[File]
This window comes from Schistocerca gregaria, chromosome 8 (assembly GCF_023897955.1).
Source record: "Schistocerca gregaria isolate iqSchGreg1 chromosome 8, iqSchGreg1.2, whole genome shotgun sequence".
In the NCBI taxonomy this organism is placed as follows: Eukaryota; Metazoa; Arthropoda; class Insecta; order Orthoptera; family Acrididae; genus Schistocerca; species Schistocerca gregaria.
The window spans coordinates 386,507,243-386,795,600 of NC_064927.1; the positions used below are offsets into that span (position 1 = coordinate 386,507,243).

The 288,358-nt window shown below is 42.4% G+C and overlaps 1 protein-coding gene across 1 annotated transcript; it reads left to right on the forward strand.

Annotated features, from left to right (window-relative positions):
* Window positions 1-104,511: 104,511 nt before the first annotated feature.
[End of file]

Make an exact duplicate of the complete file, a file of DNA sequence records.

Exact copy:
This window comes from Schistocerca gregaria, chromosome 8 (assembly GCF_023897955.1).
Source record: "Schistocerca gregaria isolate iqSchGreg1 chromosome 8, iqSchGreg1.2, whole genome shotgun sequence".
In the NCBI taxonomy this organism is placed as follows: Eukaryota; Metazoa; Arthropoda; class Insecta; order Orthoptera; family Acrididae; genus Schistocerca; species Schistocerca gregaria.
The window spans coordinates 386,507,243-386,795,600 of NC_064927.1; the positions used below are offsets into that span (position 1 = coordinate 386,507,243).

The 288,358-nt window shown below is 42.4% G+C and overlaps 1 protein-coding gene across 1 annotated transcript; it reads left to right on the forward strand.

Annotated features, from left to right (window-relative positions):
* Window positions 1-104,511: 104,511 nt before the first annotated feature.